Door Christopher Joby
There has been relatively little contact historically between Netherlands and Hungary, which may explain why there are relatively few Dutch loanwords in Hungarian (about 50) and only a handful, if that, of Hungarian loanwords in Dutch. The area where speakers of Hungarian are concentrated, i.e. modern day Hungary and parts of surrounding countries such as Romania, are some distance from the sea and so Hungarian has not incorporated some of the seafaring loanwords that many other languages have adopted. A couple of exceptions are jacht and matróz. Jacht (‘Yacht’) comes from the Dutch jachtboot. Hungarian also has jachtozó for yachtsman. Matróz comes from the Dutch matroos, sailor, possibly via another language. It forms many hybrid words in Hungarian such as matrózdal, a sea shanty (dal is Hungarian for song).
Nicoline van der Sijs notes that in the Middle Ages a sort of fabric called genti in Hungarian took its name from the town of Ghent in Flanders. In the wake of the Reformation, there was significant contact between Dutch and Hungarian Protestants. A Hungarian bible compiled by a team led by Gáspár Karolyi was printed in Amsterdam in 1590. Religious words such as Mennonita have been adopted by Hungarian. This comes from the Dutch Mennoniet, derived from the name of the leader of the Mennonites (a branch of Anabaptists), Menno Simonsz (1496-1561) from Friesland.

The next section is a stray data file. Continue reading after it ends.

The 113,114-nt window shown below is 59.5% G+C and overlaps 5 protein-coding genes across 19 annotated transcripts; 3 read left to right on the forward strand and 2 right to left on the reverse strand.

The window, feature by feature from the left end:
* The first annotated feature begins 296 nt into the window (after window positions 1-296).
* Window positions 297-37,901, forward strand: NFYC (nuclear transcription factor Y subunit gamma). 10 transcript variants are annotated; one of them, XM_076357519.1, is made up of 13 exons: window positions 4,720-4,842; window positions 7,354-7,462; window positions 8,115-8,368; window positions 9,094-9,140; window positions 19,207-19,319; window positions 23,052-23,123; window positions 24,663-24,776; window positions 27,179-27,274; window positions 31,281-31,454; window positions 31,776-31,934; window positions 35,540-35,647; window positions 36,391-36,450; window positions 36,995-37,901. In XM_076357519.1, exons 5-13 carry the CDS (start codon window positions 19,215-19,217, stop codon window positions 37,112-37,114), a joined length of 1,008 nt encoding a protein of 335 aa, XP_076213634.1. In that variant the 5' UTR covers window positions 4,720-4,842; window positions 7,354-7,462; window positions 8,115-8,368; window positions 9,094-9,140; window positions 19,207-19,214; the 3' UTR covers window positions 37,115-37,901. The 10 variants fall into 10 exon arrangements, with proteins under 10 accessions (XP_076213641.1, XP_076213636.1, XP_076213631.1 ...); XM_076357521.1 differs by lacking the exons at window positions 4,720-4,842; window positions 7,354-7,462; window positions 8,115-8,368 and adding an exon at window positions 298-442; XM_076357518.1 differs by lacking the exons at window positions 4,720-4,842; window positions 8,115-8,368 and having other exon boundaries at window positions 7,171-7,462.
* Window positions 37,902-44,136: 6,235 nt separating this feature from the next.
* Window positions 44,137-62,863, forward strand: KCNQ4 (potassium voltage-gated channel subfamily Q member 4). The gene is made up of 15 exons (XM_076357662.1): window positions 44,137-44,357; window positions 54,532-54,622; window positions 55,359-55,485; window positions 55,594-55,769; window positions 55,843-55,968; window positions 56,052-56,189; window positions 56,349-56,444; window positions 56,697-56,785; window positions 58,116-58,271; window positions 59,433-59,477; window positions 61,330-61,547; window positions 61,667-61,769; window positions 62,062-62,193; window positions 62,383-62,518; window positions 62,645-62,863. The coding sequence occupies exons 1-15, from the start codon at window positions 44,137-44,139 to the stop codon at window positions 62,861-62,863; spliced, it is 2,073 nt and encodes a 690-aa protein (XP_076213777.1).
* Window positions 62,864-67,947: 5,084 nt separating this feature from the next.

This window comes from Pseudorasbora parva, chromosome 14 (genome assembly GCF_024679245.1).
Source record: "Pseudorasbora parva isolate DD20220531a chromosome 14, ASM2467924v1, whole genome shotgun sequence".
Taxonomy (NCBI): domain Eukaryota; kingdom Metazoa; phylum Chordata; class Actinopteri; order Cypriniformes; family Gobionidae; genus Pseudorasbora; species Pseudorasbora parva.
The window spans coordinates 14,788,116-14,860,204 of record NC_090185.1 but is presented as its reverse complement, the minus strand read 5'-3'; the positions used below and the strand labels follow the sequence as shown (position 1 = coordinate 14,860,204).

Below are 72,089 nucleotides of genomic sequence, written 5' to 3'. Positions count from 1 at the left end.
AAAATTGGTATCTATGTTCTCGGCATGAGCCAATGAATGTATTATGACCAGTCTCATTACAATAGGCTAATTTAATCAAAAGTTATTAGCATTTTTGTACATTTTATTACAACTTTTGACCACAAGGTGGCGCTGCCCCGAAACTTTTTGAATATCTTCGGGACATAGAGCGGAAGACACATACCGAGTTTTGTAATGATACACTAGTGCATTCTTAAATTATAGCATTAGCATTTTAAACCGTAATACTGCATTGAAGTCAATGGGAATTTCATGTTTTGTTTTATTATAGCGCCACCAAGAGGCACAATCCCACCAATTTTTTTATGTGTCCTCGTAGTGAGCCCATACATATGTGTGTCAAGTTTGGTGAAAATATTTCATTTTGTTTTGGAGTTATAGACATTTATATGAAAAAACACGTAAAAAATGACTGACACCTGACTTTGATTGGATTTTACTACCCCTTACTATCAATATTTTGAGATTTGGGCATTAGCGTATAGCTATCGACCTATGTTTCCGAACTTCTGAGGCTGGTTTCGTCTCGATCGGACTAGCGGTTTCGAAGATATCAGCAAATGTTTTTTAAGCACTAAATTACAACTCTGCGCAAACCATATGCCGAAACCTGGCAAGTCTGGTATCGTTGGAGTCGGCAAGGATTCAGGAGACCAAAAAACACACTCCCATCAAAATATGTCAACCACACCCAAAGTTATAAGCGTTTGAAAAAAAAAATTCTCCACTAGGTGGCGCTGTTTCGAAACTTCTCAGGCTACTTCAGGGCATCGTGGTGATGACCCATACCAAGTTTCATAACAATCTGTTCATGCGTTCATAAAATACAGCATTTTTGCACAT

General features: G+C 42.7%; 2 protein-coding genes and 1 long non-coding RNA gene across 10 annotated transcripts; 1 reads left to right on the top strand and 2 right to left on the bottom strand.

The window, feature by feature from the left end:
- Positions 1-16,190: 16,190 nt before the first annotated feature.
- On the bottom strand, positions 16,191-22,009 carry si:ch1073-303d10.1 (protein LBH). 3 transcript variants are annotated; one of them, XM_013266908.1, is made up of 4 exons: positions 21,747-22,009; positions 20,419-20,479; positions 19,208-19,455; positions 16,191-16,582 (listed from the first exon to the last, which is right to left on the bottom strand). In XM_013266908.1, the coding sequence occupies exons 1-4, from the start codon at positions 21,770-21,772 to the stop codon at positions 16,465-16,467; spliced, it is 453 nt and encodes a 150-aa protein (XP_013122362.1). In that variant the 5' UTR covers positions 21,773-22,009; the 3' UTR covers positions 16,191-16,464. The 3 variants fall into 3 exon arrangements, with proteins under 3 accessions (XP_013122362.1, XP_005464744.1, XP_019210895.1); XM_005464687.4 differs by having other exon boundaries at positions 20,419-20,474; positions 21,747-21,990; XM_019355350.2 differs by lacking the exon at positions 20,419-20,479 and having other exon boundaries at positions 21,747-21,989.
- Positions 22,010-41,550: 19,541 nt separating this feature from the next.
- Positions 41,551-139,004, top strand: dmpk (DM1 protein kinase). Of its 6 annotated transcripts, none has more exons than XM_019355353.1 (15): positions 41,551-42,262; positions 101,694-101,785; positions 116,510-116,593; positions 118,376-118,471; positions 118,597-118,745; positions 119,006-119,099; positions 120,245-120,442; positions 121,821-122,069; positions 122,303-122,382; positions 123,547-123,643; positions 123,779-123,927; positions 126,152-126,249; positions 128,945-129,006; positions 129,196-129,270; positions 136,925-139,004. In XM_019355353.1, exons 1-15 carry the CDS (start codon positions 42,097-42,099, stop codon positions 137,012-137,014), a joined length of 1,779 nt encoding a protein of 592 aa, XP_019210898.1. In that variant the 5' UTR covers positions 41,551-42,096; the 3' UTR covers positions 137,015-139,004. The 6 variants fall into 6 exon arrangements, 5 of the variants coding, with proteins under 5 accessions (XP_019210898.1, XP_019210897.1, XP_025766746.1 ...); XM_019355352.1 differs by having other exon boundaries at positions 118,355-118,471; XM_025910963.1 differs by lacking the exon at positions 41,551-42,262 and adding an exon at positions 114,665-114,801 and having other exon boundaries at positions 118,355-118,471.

As for Hungarian words in Dutch, there are at least two. One of these, which has become an international loanword is koets (‘coach’). This comes from the Hungarian word kosci, which derives from Kocs, the name of the village where the coach park for the Austro-Hungarian Emperor was situated. The other notable Hungarian loanword, again an international loanword is goulash. The authorative Dutch Woordenboek der Nederlandsche Taal tells us that this comes from the Hungarian gulyás, which is an abbreviation of gulyás hús `meat of the cattle herd’. This entered Dutch in the mid-19th century. Both koets and goulash (previously also spelt goulasch and goelasj) form hybrid words in Dutch. Koets forms over 20 hybrid words such as koetshuis (coach house) and koetspaard (coach horse) while ‘uit de koets vallen’ means ‘to come down to earth with a bump’. In the Van Dale dictionary there is an entry for goulashcommunisme, which it defines as ‘egoistic materialism’.
Nicoline van der Sijs, Nederlandse woorden wereldwijd. The Hague: SDU, 2010.
Dit stukje verscheen eerder op The History of Dutch.